: How the pandemic turned used cars into hot commodities
Shopping for used cars gave U.S. residents one of the biggest sticker shocks of the pandemic, which created both a surge in demand and shortages of chips and other auto parts that curbed the supply of new cars.
Used-car prices have soared in the past two years, and are a big part of why U.S. inflation has hit a string of four-decade highs in recent months. Used-car prices declined a fraction in February, but are still up 41.2% over the year.
Demand for used cars “has been through the roof,” said Jessica Caldwell, an analyst with Edmunds.
It didn’t start out that way.
In March and April of 2020, as several metropolitan areas were under shelter-in-place orders to curb the spread of the virus, there was worry the pandemic was going to snuff out demand for vehicles, especially new ones.
Some people even sold the cars they were not using to commute to work. Consumers braced for tough times. Auto makers also thought demand was going to drop, and canceled some of their orders for chips.
Overall demand for chips, made by only a handful of companies mostly in Asia, was starting to climbing as people sought to buy more computers, video games, and other electronics.
Cooped up in their homes due to public-health orders, and newly wary of public transportation, taxis, and ride-hailing, a lot of people realized they wanted or needed a car. Others, able to work remotely, moved away from urban areas and found themselves more dependent on cars.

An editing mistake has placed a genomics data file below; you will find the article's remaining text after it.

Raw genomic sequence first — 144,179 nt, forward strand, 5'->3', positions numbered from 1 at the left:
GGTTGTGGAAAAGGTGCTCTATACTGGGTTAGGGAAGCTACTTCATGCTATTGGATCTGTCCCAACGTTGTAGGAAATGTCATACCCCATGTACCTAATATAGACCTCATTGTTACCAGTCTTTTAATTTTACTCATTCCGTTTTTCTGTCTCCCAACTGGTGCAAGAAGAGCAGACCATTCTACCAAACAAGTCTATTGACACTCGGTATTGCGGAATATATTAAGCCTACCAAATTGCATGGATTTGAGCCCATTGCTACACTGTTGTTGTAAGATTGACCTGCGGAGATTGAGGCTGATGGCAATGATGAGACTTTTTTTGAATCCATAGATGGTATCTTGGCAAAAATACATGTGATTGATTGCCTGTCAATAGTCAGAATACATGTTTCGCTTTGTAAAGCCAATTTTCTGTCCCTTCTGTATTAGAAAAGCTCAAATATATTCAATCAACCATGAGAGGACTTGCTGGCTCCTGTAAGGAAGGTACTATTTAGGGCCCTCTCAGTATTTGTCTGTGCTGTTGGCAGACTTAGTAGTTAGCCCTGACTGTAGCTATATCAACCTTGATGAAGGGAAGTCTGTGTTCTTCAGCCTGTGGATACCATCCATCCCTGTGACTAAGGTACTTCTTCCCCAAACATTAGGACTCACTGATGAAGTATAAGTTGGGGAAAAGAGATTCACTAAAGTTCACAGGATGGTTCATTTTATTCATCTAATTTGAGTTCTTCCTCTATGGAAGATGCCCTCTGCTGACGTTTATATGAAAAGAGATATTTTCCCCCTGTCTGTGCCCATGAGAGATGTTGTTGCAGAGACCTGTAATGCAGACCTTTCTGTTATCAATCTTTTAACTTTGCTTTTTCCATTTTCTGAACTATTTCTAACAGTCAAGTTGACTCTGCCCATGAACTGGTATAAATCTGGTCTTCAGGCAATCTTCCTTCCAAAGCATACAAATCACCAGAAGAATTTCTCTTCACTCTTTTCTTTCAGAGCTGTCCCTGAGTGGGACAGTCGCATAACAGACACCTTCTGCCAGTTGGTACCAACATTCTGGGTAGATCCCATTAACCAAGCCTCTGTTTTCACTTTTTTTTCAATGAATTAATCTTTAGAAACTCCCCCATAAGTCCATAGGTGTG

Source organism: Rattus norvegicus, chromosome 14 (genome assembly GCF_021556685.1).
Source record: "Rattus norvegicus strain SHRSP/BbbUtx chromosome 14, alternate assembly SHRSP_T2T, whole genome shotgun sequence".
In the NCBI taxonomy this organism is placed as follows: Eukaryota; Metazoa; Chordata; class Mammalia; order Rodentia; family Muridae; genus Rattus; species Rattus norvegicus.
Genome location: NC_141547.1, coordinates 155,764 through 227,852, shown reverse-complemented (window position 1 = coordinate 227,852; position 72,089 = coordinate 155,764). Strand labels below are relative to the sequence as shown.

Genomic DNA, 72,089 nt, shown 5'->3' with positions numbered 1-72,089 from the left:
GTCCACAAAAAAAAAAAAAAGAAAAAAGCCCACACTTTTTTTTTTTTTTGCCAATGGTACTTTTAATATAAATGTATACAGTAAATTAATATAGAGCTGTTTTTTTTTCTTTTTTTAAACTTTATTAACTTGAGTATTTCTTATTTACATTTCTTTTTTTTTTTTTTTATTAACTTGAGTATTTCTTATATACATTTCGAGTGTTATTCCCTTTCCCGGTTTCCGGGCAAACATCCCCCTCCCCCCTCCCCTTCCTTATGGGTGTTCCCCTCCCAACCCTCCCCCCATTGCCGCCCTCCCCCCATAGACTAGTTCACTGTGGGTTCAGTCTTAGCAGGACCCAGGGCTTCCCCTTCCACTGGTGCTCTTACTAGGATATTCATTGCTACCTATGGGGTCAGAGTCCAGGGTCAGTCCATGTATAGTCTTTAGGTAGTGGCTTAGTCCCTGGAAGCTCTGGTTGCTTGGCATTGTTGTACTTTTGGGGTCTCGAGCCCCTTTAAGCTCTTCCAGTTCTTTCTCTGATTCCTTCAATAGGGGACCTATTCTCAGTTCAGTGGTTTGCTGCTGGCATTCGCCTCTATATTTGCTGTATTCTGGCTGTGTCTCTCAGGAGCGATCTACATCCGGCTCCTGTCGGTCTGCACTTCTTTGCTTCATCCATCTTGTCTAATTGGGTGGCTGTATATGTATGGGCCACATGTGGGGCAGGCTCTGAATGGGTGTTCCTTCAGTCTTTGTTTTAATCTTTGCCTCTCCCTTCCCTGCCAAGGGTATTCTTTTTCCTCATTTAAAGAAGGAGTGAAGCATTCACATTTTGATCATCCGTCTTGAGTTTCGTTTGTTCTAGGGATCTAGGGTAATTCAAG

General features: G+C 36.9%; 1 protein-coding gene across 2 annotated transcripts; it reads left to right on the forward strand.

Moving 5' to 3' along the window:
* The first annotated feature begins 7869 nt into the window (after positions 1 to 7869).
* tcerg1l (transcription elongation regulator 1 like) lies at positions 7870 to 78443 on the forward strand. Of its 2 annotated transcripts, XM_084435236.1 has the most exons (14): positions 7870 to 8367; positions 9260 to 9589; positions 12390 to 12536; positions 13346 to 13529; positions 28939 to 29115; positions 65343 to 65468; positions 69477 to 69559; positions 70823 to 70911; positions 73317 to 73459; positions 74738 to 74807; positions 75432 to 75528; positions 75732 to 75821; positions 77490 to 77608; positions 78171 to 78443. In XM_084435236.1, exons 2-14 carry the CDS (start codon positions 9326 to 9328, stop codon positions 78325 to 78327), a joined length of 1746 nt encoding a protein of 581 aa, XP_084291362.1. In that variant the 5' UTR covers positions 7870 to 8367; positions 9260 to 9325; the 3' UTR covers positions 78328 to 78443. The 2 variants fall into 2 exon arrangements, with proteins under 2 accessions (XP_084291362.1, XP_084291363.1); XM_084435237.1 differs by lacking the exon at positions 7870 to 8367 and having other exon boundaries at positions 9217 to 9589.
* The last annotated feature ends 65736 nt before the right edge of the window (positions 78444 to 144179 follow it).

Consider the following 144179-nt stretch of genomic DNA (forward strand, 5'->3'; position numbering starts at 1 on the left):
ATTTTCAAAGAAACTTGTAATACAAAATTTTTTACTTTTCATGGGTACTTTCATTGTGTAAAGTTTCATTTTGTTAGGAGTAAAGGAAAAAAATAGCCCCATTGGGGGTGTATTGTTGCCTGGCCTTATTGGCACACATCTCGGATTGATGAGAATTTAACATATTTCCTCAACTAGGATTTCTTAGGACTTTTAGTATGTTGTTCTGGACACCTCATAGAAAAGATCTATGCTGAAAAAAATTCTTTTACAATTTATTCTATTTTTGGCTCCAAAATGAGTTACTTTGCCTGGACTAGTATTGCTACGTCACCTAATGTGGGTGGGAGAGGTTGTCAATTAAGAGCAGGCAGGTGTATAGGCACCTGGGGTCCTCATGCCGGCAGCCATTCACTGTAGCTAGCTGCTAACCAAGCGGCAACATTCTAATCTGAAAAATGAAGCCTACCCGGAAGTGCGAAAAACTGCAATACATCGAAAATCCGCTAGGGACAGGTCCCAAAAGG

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By then, auto factory shutdowns and chips and parts shortages had squeezed new-car inventories, and prices for used cars started to rise.
“It put the industry on the backfoot,” said Kevin Roberts, an analyst with CarGurus Inc.
an online car marketplace.
The shortages continued into 2020 and 2021, reducing the number of new vehicles in dealer lots.
If people needed a vehicle in short order, in many cases they had to buy used, which brought new-car buyers into the used-car market.
A recent survey by supply-management company Supplyframe, recently acquired by German’s Siemens AG
found that 48% of the more than 1,000 U.S. adults it polled said that lack of inventory led to buying a used car instead of a new one.
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And not just individual consumers, Roberts said: Car-rental companies, which early in the pandemic “massively reduced the size of their fleet,” needed to replenish their offerings and bought used, which hadn’t been common, he said.
Price increases could slow down
Car-buying follows a seasonal pattern, picking up in the spring and summer and cooling off after that. There are some indications price increases could slow down, he said.
“Demand is still high, but not at any price,” he said. Prices for wholesale, from auctions and fleet sales, for example, have started to trend down. Traditionally, that trickles down to retail consumers, he said.
CarGurus’ February pricing and availability data showed that sales demand does seem to be cooling off as prices remain at historic highs and the tax-return season is slightly delayed. The average used-vehicle listing price on the platform is up 54% in February as compared with February 2020.
Still, not everything is doom and gloom for car shoppers, as the surge in demand and scarcity has boosted trade-in prices.
And those four million U.S. residents who leased their vehicles in 2019 are likely “in an unprecedented position to take advantage of positive equity,” the analysts at Edmunds said earlier this month.
On average, the 2022 trade-in value for all model year 2019 vehicles saw a 33% lift, or an increase of $7,208, compared to their original estimated residual value, the analysts said.